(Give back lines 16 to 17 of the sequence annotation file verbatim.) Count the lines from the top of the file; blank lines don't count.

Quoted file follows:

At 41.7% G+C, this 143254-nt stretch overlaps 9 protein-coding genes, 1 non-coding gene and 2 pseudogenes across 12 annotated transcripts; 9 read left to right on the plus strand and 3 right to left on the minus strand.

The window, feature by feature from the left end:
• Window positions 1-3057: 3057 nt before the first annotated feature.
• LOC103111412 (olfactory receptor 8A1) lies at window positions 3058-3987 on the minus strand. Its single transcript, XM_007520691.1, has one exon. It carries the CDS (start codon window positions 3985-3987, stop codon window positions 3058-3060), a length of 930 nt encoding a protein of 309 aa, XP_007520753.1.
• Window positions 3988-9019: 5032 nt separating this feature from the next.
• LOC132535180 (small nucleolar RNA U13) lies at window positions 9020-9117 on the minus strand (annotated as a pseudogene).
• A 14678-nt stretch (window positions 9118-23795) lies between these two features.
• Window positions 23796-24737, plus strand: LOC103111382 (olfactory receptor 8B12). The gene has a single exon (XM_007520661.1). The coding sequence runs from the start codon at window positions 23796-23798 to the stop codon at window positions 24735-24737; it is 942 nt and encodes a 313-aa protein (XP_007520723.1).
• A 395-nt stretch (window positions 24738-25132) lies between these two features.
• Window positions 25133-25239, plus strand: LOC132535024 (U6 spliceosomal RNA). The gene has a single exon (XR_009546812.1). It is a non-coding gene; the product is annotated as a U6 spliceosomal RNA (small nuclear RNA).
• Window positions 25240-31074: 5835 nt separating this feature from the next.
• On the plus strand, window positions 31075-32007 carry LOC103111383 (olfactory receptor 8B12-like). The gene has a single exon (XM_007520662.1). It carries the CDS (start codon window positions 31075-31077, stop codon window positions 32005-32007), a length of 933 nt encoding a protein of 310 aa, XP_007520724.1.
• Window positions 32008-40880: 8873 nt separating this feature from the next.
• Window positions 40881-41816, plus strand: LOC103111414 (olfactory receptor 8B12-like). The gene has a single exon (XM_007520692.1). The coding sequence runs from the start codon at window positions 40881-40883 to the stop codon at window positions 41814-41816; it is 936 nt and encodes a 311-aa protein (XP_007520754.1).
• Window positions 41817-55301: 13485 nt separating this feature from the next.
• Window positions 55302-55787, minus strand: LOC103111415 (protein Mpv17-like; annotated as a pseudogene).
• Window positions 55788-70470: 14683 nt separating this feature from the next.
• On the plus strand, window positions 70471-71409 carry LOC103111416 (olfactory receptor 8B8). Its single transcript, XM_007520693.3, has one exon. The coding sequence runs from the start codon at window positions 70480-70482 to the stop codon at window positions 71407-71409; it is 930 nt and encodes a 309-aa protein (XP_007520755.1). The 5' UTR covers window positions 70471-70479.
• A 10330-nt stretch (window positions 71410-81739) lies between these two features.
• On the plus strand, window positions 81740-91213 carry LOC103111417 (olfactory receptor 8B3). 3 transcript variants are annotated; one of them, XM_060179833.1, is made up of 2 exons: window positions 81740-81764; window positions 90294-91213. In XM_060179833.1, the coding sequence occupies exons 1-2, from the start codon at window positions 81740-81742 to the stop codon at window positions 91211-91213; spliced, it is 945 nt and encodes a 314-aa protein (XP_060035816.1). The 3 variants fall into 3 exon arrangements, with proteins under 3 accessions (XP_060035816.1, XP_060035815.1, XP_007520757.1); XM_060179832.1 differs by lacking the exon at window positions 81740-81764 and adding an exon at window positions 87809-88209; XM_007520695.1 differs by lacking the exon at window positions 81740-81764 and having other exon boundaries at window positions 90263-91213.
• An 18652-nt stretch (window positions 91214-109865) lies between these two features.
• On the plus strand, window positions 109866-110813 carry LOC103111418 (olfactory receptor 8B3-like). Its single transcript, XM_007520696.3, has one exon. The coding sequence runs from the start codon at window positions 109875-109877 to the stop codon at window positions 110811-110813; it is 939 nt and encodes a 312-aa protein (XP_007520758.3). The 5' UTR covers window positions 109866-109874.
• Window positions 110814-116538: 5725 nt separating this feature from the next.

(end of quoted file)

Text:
• Window positions 55302-55787, minus strand: LOC103111415 (protein Mpv17-like; annotated as a pseudogene).
• Window positions 55788-70470: 14683 nt separating this feature from the next.